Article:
Kids in car

8 tips for surviving long car trips with kids

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The perfect summer day might sound something like this: a hike through a forest trail in the morning followed by a lazy afternoon by the lake, capped off with dinner over an open fire. The problem is you’ll likely have to spend at least a few hours behind the wheel to get there. And if you have young children shoved in the backseat alongside all of your summer supplies, the last thing you want to hear repeated at nauseam is, “Are we there yet?”

But with a little planning and creativity, your family road trip can be as much a part of the adventure as the destination.

Play a new game

Deer-crossing signs, roadwork, barns, and bridges are all things you’ll probably see on a road trip across Canada, so why not make a game out of it? has free, printable Car Bingo cards available to help create family fun out of familiar sights. Use a pencil or pennies to mark your card so that you can reuse them on the next trip. You can also make passing cars into a game by creating phrases out of the letters on licence plates. It’s a creative way to build vocabulary. BHOR can become Big Horses On Ranch or Bring Hamburgers Or Relish. Add another layer to the game by voting on the best phrase. Every car you see can be part of the fun—unlike the more painful punch buggy game.

Use paper maps

We’ve come to rely on GPS to get us from point A to point B—following the glowing dot in real time to see our progression. But a good old-fashioned paper map can keep the adventure interesting, too—especially when your Wi-Fi cuts out in the boonies. Kids can keep their eyes on the road to search for visual cues of where you are on the map, whether it’s a nearby river or town.

Sing together

Get warmed up for campfire sing-alongs during your road trip to the great outdoors. Take turns selecting songs on your MP3 player or sing A cappella. This activity is probably best to do as you’re approaching your destination—otherwise you may find the energy in the car will make the little ones restless as the trip wears on.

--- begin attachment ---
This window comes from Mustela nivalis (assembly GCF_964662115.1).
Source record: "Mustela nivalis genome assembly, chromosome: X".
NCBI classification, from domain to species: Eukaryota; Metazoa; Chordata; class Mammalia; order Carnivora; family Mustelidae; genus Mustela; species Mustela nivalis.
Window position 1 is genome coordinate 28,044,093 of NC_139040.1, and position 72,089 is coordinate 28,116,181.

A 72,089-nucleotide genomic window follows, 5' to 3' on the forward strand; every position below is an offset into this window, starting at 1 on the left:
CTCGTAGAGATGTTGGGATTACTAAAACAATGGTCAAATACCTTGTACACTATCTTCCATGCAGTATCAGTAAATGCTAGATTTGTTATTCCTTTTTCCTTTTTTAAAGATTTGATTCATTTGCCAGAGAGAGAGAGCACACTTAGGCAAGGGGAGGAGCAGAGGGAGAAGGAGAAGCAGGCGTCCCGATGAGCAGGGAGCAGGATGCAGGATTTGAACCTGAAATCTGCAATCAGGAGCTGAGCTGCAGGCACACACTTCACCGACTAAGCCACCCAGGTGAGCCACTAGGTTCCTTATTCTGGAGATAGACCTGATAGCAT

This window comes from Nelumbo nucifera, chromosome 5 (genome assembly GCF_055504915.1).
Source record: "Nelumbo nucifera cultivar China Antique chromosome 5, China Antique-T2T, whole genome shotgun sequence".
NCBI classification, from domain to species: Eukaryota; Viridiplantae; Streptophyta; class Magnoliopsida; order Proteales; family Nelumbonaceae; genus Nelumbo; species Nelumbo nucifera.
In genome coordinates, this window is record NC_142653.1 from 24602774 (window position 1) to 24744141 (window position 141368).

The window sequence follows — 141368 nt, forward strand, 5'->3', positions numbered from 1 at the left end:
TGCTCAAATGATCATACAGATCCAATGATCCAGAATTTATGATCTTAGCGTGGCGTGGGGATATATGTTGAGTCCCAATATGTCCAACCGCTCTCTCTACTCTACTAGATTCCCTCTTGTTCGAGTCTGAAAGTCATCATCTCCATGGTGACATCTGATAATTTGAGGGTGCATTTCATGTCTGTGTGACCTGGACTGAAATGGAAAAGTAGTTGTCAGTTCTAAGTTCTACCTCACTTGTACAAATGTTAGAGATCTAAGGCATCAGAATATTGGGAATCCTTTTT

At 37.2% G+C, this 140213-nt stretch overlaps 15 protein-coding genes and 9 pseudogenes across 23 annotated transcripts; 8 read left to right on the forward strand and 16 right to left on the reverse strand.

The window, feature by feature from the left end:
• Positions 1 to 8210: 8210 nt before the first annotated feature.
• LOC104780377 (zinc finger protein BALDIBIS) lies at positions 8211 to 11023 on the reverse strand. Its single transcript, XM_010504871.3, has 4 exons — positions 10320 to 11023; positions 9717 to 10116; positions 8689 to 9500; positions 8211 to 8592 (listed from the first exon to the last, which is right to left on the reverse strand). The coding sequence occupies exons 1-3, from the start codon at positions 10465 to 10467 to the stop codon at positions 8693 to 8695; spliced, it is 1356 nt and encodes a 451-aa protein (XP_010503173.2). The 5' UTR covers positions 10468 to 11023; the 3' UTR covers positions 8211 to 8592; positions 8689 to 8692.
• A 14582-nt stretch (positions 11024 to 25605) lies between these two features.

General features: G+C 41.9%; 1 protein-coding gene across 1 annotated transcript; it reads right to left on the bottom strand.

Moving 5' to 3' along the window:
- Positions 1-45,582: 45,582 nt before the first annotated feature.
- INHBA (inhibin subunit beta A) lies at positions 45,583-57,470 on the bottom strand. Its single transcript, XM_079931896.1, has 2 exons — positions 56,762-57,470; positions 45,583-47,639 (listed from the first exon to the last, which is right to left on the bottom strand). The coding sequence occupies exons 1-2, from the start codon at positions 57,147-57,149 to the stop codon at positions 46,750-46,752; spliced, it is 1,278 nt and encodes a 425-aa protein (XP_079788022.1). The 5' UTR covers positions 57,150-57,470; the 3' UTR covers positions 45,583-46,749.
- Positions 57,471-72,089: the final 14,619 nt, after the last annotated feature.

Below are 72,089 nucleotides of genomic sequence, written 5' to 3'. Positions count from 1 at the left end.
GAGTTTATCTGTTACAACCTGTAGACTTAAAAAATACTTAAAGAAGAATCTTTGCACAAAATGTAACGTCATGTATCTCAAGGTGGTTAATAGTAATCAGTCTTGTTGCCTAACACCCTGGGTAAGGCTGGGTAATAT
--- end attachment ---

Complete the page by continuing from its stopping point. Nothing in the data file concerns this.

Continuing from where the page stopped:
Pack healthy snacks

It’s tempting to stop for fast food on the road but greasy snacks might smell up the car and lead to belly aches (and more complaining). Instead, bring granola bars, sliced apples, and trail mix to snack on during the ride. Giving the kids water instead of pop will also prevent sugar highs—but you have to have a little fun sometimes, right?

Stock the car with reading material

Encourage some quiet time with a curated selection of books—picture books, colouring books, activity books, and longer reading for the older ones. Consider bringing along some fresh material, or loading up the iPad, to ensure the kids are engaged.

Plan ahead

Organization is key to a smooth ride. Consider hanging a back seat organizer with a selection of books, toys, electronics, and snacks so they’re within arm’s reach. This will prevent frequent stops to rifle through the trunk for new things to do or eat.

Stay organized

There are some supplies that don’t need to be inside the car but you might need them for pit stops so make sure to keep them packed neatly at the edge of your trunk. A first aid kit, extra clothes, and a diaper bag and stroller if you have little ones, should be easy to access to prevent a digging expedition on the side of the road.

Build in stops

It’s unrealistic to plan your road trip without considering any stops along the way—the kids need to burn off some energy, you need to stretch your legs, and everyone will need a bathroom break eventually. Plus, there’s likely a fun pit stop on the way to your final destination. Plan to stop for a short hike to a waterfall, a snack at a roadside truck, or to stock up on fresh fruit or baked goods that you can enjoy on your vacation.